But motivation, executive function, and (to a limited extent) IQ can all be improved with timely training. Here is a popular occupational overview of motivation:
1. Consequences – Never use threats. They’ll turn people against you. But making people aware of the negative consequences of not getting results (for everyone involved) can have a big impact. This one is also big for self motivation. If you don’t get your act together, will you ever get what you want?
2. Pleasure – This is the old carrot on a stick technique. Providing pleasurable rewards creates eager and productive people.
3. Performance incentives – Appeal to people’s selfish nature. Give them the opportunity to earn more for themselves by earning more for you.
4. Detailed instructions – If you want a specific result, give specific instructions. People work better when they know exactly what’s expected.
5. Short and long term goals – Use both short and long term goals to guide the action process and create an overall philosophy.
6. Kindness – Get people on your side and they’ll want to help you. Piss them off and they’ll do everything they can to screw you over.
7. Deadlines – Many people are most productive right before a big deadline. They also have a hard time focusing until that deadline is looming overhead. Use this to your advantage by setting up a series of mini-deadlines building up to an end result.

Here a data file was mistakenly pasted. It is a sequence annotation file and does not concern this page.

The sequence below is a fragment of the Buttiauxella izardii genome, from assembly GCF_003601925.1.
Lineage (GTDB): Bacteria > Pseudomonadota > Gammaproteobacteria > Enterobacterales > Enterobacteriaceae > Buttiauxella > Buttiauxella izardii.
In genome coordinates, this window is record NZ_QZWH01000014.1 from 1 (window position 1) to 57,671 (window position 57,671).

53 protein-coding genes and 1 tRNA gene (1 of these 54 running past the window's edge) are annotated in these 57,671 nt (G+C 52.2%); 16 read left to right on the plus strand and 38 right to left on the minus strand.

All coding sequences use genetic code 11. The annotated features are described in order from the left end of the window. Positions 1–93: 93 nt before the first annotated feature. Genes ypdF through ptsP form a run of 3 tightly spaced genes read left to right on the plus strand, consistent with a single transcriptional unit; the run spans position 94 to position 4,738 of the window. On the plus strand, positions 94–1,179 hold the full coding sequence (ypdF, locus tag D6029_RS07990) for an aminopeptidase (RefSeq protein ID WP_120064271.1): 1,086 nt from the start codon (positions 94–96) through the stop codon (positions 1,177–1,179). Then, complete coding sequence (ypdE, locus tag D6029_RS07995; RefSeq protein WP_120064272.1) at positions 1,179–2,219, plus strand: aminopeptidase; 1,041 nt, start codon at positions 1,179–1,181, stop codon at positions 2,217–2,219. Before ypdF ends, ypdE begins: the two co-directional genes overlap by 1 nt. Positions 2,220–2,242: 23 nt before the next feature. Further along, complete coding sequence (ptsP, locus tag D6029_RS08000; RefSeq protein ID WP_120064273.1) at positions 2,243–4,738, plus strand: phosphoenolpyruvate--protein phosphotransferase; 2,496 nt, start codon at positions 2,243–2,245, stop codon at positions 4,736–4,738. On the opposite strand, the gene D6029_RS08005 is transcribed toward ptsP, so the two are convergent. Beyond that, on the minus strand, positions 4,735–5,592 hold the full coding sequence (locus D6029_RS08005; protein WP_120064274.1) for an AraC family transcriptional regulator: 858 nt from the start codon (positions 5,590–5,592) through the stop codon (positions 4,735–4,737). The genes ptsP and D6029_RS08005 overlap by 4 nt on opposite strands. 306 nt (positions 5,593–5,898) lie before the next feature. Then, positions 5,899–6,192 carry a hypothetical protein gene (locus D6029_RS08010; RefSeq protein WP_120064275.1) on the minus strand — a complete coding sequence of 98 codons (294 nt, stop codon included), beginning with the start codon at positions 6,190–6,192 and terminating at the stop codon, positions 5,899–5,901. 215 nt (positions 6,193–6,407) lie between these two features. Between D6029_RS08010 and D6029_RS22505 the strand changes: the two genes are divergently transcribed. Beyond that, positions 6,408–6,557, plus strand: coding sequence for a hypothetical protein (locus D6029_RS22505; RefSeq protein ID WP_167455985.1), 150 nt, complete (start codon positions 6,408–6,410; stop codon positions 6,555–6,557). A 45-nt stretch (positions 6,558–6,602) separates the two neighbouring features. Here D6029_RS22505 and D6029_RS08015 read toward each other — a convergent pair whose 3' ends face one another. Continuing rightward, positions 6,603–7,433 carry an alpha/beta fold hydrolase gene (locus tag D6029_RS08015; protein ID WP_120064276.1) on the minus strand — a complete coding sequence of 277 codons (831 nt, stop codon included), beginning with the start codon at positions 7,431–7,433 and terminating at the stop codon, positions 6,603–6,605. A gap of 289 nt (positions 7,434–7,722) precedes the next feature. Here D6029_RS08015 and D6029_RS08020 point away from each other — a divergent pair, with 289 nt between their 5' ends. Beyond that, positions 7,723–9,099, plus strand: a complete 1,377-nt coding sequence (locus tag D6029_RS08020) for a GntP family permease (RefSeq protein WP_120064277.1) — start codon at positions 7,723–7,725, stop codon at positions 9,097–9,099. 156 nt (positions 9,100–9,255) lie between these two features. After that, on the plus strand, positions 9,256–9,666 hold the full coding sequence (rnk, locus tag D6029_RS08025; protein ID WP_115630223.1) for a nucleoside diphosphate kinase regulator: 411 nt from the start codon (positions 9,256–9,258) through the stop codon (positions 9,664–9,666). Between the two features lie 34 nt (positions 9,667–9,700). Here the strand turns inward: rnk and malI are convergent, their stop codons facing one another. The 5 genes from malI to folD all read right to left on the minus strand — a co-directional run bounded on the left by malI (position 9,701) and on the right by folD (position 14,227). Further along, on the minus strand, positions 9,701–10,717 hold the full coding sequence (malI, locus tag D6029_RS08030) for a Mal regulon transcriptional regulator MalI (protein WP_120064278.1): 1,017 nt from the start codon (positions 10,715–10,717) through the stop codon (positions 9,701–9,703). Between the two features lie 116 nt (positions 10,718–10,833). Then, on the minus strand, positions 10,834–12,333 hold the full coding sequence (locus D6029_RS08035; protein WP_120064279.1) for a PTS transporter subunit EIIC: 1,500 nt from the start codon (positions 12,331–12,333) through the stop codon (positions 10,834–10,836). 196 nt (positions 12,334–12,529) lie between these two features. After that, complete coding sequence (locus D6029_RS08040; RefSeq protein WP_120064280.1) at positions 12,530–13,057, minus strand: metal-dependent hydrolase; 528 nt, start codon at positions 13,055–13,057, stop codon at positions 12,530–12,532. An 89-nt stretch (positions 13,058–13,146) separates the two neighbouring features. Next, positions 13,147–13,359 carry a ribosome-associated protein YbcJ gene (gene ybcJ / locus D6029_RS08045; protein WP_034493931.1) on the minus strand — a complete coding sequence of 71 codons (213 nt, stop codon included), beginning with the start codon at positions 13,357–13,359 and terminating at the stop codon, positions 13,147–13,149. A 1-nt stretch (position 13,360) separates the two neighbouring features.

8. Team Spirit – Create an environment of camaraderie. People work more effectively when they feel like part of team — they don’t want to let others down.
10. Recognize achievement – Make a point to recognize achievements one-on-one and also in group settings. People like to see that their work isn’t being ignored.
11. Personal stake – Think about the personal stake of others. What do they need? By understanding this you’ll be able to keep people happy and productive.
12. Concentrate on outcomes – No one likes to work with someone standing over their shoulder. Focus on outcomes — make it clear what you want and cut people loose to get it done on their own.